Yotel Boston’s lot size isn’t that large. How did you fit 326 rooms, or “cabins,” on the site? Your traditional hotel architect or engineer would have told anyone, ‘yeah, you can build 200 rooms, that’s the potential of this site.’ That’s where our concept is very attractive for developers and investors. From an investment perspective, the fact that you can put 326 rooms on this site instead of 200, we were told it’s very attractive. And obviously my room rate will be a little lower if it was 200 rooms, but it’s not going to be half, it’s going to be 10 percent lower. So your eventual return on investment is much more significant than a typical hotel model.

How does decreasing the standard room size help the overall bottom line? By removing what was not necessary in the hotel, we don’t need to sell our room as expensive. Our cabins, they’re compact. Nobody complains about it because you know what you’re embarking into. Our travelers are so savvy and they know what to expect. They’ve already seen our room videos on YouTube. And because the rooms are smaller than your typical hotels, I’ve removed the most expensive element of a the room. It’s not the nice bed. It’s all the real estate, especially in a market like Boston where real estate prices are skyrocketing. If I can make such an experience over 17 or 18 square meters, then obviously I don’t need to charge the same rate as the guy who’s building a 35-square-meter room.

The word “disruptor” is batted around a lot, but do you see Yotel as a disruptor in a very traditional hotel industry? The hospitality world has been very traditional for a very long time, and most of the real estate stock was built a long time ago according to this former world. And therefore what’s on offer is not very attractive to a newer, younger traveler. Everybody wants an experience, and the problem with budget brands is that was not their purpose. And your more 3-, 4-, 5-star brands, they were more built around your business travelers going around the world. More functional, not super exciting, not super fun. We offer the best of both worlds. We’re mixing standards. We’re taking upscale standards in terms of construction and furniture, fixtures and equipment, but we’re taking the size of the room of a budget hotel.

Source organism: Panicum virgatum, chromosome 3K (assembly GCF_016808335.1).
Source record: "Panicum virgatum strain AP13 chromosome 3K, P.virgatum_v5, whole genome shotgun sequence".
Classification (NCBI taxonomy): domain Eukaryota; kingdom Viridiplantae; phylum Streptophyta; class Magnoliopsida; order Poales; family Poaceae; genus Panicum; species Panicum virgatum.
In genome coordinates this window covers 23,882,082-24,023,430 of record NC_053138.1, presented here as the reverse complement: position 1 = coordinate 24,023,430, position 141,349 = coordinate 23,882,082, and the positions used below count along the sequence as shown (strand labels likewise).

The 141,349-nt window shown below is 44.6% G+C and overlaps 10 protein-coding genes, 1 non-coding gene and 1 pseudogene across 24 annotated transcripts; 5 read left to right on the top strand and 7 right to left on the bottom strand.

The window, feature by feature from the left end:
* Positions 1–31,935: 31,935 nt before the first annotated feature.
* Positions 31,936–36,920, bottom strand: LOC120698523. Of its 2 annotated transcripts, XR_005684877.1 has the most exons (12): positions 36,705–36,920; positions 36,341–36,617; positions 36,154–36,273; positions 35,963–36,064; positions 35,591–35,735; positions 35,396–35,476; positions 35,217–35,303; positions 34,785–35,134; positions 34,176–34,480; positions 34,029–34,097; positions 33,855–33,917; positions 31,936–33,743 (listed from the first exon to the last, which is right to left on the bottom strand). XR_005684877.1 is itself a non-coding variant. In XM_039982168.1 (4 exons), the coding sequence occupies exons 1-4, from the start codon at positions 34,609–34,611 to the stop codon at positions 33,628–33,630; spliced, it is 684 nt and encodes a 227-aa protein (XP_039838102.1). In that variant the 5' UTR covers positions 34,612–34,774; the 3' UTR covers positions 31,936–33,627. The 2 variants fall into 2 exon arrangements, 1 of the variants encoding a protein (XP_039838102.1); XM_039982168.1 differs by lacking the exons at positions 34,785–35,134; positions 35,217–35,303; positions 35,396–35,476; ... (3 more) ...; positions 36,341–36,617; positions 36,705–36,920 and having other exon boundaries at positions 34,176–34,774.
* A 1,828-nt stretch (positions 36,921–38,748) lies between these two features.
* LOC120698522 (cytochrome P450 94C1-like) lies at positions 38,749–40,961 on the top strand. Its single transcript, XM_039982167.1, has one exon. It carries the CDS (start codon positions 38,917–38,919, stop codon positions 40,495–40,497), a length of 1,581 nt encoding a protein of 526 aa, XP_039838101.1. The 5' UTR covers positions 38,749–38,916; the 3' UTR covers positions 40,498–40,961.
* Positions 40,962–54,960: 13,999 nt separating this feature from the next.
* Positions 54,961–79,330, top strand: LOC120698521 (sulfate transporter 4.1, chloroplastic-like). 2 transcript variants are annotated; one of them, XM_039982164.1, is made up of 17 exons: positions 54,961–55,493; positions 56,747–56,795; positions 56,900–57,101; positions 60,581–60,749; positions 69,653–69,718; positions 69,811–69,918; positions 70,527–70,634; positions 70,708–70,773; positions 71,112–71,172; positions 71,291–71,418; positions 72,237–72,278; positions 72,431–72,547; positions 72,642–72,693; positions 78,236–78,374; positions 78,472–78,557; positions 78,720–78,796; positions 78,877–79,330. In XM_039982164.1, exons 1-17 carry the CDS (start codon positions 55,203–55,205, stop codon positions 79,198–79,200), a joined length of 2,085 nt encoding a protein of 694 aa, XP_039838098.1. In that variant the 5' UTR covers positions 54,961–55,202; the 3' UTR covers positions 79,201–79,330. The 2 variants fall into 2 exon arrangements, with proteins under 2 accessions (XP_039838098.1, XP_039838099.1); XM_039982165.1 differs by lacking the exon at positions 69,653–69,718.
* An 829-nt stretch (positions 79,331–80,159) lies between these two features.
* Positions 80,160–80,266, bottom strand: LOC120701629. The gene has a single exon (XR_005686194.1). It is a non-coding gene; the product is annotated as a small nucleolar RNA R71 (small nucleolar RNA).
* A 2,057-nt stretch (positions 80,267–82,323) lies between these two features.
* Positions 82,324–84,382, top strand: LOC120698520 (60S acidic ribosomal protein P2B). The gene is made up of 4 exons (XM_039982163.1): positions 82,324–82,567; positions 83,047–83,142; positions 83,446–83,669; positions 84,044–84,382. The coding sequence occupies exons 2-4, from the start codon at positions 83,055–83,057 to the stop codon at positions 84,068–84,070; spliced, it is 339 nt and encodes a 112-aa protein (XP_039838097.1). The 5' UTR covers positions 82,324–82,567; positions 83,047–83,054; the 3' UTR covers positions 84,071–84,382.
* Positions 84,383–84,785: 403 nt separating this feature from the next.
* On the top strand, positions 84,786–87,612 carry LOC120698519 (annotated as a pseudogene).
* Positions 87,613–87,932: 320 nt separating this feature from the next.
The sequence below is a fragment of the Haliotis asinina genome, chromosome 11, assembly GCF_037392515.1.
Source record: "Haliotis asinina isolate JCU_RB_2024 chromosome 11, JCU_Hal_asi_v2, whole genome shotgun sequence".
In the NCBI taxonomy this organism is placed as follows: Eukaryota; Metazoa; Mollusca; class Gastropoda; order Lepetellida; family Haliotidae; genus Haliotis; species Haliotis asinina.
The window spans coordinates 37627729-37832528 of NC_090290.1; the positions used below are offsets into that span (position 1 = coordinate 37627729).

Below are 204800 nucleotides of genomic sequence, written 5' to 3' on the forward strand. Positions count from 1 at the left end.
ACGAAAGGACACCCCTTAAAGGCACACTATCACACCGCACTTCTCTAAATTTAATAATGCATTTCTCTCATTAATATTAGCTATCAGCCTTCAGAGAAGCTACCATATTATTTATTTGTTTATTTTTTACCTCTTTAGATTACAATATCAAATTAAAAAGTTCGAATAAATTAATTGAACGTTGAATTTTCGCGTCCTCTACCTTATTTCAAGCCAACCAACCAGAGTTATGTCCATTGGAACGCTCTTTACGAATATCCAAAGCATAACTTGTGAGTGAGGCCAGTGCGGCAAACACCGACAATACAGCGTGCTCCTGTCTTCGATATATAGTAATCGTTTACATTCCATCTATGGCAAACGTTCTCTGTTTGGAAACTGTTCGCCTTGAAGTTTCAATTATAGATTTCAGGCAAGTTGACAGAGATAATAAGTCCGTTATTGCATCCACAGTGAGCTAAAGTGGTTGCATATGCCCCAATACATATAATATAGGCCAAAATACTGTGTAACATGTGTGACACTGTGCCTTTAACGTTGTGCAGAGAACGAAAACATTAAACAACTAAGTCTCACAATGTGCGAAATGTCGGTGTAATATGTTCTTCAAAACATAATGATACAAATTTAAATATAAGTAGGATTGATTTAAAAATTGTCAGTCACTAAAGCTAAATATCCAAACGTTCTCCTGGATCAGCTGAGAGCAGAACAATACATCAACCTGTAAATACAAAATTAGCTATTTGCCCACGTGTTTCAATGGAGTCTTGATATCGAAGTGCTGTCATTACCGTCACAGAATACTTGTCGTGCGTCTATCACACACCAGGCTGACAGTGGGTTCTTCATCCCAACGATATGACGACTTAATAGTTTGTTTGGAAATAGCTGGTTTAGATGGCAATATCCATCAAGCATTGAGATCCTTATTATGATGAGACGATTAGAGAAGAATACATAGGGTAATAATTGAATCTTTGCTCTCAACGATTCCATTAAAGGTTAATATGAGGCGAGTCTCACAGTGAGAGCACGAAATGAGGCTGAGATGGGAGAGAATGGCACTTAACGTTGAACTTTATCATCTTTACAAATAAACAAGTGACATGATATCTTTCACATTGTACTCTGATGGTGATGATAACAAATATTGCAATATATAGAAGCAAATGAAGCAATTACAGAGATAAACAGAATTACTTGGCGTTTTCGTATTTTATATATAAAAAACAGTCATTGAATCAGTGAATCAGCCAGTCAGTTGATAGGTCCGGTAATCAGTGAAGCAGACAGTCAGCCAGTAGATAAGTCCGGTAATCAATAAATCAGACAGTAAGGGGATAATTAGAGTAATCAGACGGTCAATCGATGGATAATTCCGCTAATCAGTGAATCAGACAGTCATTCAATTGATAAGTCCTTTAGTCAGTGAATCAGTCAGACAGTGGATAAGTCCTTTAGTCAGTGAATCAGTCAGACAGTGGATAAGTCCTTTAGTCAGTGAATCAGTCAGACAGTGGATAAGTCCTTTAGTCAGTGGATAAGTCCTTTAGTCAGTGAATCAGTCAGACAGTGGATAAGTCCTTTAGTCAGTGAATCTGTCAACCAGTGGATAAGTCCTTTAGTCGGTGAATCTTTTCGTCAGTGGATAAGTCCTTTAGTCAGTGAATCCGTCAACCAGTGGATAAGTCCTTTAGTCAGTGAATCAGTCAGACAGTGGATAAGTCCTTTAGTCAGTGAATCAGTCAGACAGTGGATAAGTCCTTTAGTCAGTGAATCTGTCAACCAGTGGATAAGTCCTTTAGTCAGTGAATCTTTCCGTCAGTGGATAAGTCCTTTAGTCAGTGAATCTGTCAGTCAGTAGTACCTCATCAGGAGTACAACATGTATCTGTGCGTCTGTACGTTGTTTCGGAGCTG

How do you see Yotel competing for a customer who might have otherwise selected an Airbnb? The average stay in our company is 2.8 nights, and people are fed up paying a lot of money for short stays around the world. A lot of our guests who would have originally stayed in a budget hotel, for 25 percent more can come here. And guests who were typically staying in a luxury hotel, the Yotel is cheaper and it’s actually more fun. So it’s disrupting both ways. And because we are very focused and our touchpoints are very clear, we have a very strong natural alternative for a guest who would have contemplated going into an apartment. At the end of the day, let’s face it, a lot of people book through Airbnb because of price. It’s not really the fact that they need an apartment. So because we’re affordable, suddenly we’ve removed the main argument.